Sean Hill is a freelance writer from New-York.
Sean lives in the New-York.with his fiance, a medium-sized dog, and an attack cat. Before he started writing, he experimented with various occupations: computer programming, dog-training, scientificating… But his favorite job is the one he’s now doing full time — writing
“Why … WHY does something invariably go wrong with them?”
“Because”, said Powell somberly, “we are accursed. Let’s go!”
Asimov’s collection of short stories is a stunning document of humanity’s struggle to find balance in a world increasingly dominated by technological progress, but with the same social, political and emotional conflicts as always.
At first glance, the different stories seem to show the growing sophistication of robots, and their integration in human society. But the stories are not just a documentation of robots getting “better and better”, they also exemplify different aspects of human life that are affected by artificial intelligence. And it is more and more complicated to solve the resulting issues from story to story.
The first, apparently innocent sequence features a girl who becomes dependent on her toy robot, and refuses to interact with humans and animals as a result. Not too scary? Well, whoever has hosted a birthday party and seen the children who withdraw from the fun to sit in a corner and play on their phones knows that the problem is real, and urgent. - Dependence on technology: entertain me if you can!
The second story deals with failure within the robotic programming itself, when the three “Laws of Robotics” clash and cause a dilemma that the robot can’t solve. Who will solve it for him, then? - System Failure: please reboot the world and start again!
Then we move on to the metaphysical aspect of creating a superior intelligence which makes calculations that are beyond human capacity. This sequence was the most humorous, in my opinion, showing a robot deciding to ignore humanity and create a religion around the Master, a calculation machine of great power. The scientists’ despair when realising that it could argue “reasonably” against evidence, was hilarious, but also frighteningly contemporary! - Technology Cult: In matters of faith, no argument is good enough!
One chapter deals with the scenario of robots developing military behaviour. - Weapons of mass destruction? "Die Geister die ich rief!"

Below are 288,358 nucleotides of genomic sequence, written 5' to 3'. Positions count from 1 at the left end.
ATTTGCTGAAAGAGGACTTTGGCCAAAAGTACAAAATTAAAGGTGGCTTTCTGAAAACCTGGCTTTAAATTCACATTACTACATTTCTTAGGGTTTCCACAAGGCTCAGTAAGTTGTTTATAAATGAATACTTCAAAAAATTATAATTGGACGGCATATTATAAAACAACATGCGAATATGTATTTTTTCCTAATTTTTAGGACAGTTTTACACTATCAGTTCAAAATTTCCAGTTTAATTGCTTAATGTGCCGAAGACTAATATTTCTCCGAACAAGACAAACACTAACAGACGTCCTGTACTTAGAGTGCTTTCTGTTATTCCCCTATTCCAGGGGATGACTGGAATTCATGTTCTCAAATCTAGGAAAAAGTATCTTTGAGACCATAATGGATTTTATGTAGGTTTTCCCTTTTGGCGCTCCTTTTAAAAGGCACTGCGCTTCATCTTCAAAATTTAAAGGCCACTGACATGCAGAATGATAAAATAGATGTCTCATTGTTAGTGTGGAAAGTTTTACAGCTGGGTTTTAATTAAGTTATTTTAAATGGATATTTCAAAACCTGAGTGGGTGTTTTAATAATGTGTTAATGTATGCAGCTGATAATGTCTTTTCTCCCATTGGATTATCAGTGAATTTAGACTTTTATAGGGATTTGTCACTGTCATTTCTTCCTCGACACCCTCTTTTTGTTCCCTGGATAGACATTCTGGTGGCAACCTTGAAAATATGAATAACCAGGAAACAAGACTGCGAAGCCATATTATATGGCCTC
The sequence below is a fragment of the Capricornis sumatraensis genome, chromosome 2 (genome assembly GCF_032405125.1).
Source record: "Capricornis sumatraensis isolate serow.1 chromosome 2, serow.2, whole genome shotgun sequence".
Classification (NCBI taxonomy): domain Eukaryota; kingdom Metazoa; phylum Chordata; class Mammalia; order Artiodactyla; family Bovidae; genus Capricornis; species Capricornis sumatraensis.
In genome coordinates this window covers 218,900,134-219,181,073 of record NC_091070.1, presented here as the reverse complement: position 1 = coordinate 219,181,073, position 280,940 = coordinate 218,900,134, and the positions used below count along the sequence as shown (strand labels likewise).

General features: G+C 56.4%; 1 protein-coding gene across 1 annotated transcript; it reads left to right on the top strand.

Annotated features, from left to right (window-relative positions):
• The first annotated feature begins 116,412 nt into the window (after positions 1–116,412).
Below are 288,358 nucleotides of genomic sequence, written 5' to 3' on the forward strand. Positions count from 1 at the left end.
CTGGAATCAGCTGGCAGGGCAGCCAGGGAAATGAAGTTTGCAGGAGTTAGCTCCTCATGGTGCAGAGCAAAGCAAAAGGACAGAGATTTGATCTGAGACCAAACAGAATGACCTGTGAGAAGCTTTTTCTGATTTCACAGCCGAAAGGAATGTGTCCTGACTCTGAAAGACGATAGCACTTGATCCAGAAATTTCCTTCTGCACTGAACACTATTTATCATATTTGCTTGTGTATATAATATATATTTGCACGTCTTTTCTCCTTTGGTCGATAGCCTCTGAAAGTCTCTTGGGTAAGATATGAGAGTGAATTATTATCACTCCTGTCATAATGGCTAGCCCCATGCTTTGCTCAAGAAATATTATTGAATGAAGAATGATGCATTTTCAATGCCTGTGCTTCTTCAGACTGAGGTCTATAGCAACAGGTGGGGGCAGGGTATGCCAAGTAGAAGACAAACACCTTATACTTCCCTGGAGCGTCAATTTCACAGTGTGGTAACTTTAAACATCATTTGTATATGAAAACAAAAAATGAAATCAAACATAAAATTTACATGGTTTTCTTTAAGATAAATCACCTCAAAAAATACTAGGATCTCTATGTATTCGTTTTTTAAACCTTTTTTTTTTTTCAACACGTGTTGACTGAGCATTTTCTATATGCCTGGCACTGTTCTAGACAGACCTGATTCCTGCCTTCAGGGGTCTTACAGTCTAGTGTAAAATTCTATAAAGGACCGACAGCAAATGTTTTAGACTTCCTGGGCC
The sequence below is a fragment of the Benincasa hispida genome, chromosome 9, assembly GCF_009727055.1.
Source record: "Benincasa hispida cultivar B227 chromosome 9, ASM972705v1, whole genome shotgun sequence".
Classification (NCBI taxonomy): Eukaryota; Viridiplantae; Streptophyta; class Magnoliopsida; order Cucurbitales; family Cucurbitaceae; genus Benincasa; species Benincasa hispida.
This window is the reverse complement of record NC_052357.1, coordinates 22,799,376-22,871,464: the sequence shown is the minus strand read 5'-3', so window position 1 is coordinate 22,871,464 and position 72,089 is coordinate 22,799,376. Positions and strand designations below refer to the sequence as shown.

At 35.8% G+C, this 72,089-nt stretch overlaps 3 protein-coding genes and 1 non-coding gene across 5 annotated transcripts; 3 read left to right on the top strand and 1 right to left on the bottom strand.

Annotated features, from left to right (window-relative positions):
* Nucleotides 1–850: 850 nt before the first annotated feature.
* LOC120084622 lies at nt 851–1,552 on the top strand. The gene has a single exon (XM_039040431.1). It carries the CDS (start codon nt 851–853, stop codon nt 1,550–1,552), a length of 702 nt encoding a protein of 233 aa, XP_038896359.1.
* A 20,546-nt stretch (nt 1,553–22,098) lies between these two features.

Another story explores mind reading, and delves into the dilemma of robotic rationality versus human ambitions, hopes and fears. - The Transparent Humans: Unable to hide their thought crimes!
Of course humans also start bending the rules of robotics for their own purposes and benefits, creating secret robots that do not fully obey the laws they are supposed to follow automatically. And of course it gets out of control, creating highly dangerous situations. - The Law Is For The Others!
And finally, we have the robots that are advanced enough to pretend to be human, refusing to be examined and discovered as robots by applying the judiciary system and their rights within it (as humans, ironically) to prevent detection. An issue of some relevance, as well. What to do with the democratic institutions that are abused by people/robots who only respect them when they suit their purposes? - The Democratic Supermarket: Take What You Need, Leave the Rest Behind!
Asimov has assembled an astounding diversity of ideas in a cohesive form. While touching on the essential questions of the modern human condition, it offers an intriguing, engaging narrative as well, still readable and relevant in a world that is more technologically advanced than Asimov could imagine himself.
In the balance between the human factor and technological system peculiarities, he leaves humanity with the eternal philosophical question of what defines us and what we define ourselves. And there will be hiccups, for sure, for the predictions on the future that close the novel can be rightly interpreted by different characters as: How horrible! Or How wonderful!
O brave new world that has such machines in’t!